Class action over allegedly contaminated sorghum

Class action over allegedly contaminated sorghum


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A class action has been launched in Queensland against seed company Advanta, alleging it sold contaminated sorghum seed.

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A class action against Advanta Seeds alleges certified sorghum seed it sold was contaminated with the noxious weed shattercane.

A class action against Advanta Seeds alleges certified sorghum seed it sold was contaminated with the noxious weed shattercane.

HIGH profile grain seed business Advanta Seeds is being taken to court in a class action over alleged contamination of its certified sorghum seed.

The class action, served on behalf of Mallonland Pty Ltd, alleges the Advanta Seeds sorghum variety MR 43 Elite was contaminated with the noxious weed shattercane.

The action will be handled by Brisbane based legal firm Creevey Russell.

Partner in the business Dan Creevey said the lawsuit was looking to take advantage of new laws regarding class actions in Queensland.

“We want to take advantage of the new regime to obtain proper compensation for everybody who purchased this seed because it has had quite devastating consequences in many cases,” he said.

“I’ve grown sorghum myself and the impact that this weed can have on yields would be just devastating.”

However, Advanta Seeds, still perhaps better known within the grains industry by its former name Pacific Seeds, has said it intends to defend the charges.

Managing director of Advanta Seeds Nick Gardner said the company could not comment as the matter was before the courts apart from to say it would ‘vigorously’ defend all charges.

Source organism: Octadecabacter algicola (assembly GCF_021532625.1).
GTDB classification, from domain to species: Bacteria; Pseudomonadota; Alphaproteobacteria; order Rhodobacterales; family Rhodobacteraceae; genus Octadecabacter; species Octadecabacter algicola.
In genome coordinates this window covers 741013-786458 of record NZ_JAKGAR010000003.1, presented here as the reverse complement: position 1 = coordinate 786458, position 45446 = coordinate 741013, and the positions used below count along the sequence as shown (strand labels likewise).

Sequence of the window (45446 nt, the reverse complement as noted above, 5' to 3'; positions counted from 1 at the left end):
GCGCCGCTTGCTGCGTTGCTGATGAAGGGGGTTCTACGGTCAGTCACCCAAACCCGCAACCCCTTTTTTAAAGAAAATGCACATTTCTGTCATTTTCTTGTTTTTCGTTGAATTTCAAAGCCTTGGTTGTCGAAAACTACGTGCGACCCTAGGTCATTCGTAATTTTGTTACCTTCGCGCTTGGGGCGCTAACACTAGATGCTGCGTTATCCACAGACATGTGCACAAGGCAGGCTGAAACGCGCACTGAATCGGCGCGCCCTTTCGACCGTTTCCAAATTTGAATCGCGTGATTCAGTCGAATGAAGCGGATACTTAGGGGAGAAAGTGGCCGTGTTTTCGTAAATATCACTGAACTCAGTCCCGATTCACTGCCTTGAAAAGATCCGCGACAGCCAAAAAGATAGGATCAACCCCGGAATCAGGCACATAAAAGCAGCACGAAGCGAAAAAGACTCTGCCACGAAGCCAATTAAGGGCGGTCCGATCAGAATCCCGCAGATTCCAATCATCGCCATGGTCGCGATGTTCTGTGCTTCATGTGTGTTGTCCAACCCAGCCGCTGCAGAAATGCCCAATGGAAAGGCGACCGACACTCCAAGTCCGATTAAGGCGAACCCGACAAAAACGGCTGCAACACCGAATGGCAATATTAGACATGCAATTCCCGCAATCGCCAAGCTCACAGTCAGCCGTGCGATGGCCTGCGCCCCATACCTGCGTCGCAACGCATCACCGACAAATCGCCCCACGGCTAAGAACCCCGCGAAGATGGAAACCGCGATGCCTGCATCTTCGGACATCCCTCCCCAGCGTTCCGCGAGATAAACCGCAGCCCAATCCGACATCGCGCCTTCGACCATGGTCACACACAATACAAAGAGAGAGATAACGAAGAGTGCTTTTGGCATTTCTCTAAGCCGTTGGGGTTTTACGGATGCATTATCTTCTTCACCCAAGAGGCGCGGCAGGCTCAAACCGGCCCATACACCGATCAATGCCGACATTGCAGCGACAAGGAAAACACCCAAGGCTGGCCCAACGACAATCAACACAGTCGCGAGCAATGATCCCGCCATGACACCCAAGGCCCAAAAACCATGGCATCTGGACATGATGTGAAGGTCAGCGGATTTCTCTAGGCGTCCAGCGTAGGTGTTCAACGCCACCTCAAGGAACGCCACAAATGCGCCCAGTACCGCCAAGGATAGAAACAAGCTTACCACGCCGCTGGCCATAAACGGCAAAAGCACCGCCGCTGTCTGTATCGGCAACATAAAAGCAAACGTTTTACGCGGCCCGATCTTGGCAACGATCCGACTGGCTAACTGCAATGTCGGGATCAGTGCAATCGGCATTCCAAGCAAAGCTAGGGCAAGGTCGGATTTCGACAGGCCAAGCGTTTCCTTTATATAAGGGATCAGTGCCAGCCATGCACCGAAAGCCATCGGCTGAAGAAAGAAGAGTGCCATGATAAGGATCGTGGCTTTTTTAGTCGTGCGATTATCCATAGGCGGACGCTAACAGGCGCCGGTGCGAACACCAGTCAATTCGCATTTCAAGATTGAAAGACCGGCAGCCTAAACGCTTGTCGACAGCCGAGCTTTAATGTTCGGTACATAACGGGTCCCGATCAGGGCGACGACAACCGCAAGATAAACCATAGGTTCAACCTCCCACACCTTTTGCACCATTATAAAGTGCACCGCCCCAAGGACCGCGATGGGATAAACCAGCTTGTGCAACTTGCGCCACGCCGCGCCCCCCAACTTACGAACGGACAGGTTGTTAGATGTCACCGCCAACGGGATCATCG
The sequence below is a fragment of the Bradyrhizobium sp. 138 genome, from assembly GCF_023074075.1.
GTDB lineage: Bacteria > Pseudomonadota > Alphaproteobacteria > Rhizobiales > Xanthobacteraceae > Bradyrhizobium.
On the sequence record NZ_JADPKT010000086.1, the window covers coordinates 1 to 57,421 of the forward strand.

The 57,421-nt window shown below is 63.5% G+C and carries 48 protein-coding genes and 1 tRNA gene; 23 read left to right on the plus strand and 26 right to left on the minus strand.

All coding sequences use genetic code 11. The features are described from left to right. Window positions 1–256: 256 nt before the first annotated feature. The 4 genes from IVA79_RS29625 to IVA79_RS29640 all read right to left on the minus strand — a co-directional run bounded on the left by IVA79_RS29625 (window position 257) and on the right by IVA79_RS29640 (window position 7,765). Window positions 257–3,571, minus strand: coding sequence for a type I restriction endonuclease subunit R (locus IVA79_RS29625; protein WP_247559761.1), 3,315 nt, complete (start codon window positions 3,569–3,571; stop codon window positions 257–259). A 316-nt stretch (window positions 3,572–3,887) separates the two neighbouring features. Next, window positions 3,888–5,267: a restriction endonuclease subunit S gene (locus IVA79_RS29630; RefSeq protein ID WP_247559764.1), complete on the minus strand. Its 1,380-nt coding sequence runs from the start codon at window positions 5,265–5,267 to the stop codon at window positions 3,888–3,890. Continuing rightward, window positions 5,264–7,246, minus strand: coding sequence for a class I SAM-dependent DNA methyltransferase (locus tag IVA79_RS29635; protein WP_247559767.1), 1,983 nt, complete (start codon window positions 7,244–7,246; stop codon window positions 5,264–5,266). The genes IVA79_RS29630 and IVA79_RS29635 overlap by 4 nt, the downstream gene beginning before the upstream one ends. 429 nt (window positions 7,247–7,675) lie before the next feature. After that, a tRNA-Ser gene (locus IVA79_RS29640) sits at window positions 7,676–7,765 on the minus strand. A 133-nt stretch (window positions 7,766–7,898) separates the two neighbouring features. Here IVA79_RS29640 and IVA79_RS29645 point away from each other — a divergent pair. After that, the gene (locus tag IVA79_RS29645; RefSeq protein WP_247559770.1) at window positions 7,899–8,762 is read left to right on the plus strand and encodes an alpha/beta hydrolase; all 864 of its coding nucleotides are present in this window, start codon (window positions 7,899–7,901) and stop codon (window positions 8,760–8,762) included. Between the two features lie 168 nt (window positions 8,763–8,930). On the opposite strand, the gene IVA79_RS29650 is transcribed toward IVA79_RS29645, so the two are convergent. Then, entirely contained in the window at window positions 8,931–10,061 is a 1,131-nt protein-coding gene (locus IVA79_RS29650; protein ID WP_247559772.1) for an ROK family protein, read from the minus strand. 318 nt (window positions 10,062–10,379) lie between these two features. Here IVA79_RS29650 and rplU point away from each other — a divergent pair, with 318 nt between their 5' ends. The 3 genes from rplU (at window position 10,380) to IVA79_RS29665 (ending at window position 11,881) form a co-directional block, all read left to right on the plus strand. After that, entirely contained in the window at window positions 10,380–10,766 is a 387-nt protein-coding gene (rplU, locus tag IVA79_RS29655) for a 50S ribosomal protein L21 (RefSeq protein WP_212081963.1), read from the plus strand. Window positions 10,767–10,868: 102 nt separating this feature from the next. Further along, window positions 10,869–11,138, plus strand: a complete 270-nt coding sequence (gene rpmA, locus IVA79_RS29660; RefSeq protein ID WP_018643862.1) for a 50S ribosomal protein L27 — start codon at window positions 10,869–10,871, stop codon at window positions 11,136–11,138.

“Advanta Seeds values its reputation as one of Australia’s leading seed breeders and suppliers with over 50 years’ experience in the Australian grain industry and looks forward to continuing to meet the needs of its existing and new customers at the high standards for which it is known,” he said.

The case centres around the presence of shattercane, a grass weed closely related to Johnson grass.

It is a summer active weed that competes strongly with sorghum and can reduce grain sorghum yields dramatically when present in high numbers.

The weed is also difficult to eradicate, with its seed pod living up to its name and shattering when mature, depositing thousands of seeds across paddocks.

The seeds can also remain viable in a dormant state for up to 12 years.

The alleged contamination occurred between 2010 and 2014, with the plaintiff claiming that Advanta Seeds actions were misleading and deceptive and / or negligent in that the MR43 seed purchased contained the shattercane weed seed.

The class action is proceeding filed in the Supreme Court of Queensland following amendments to the Civil Proceedings Act in November last year allowing such types of legal action.

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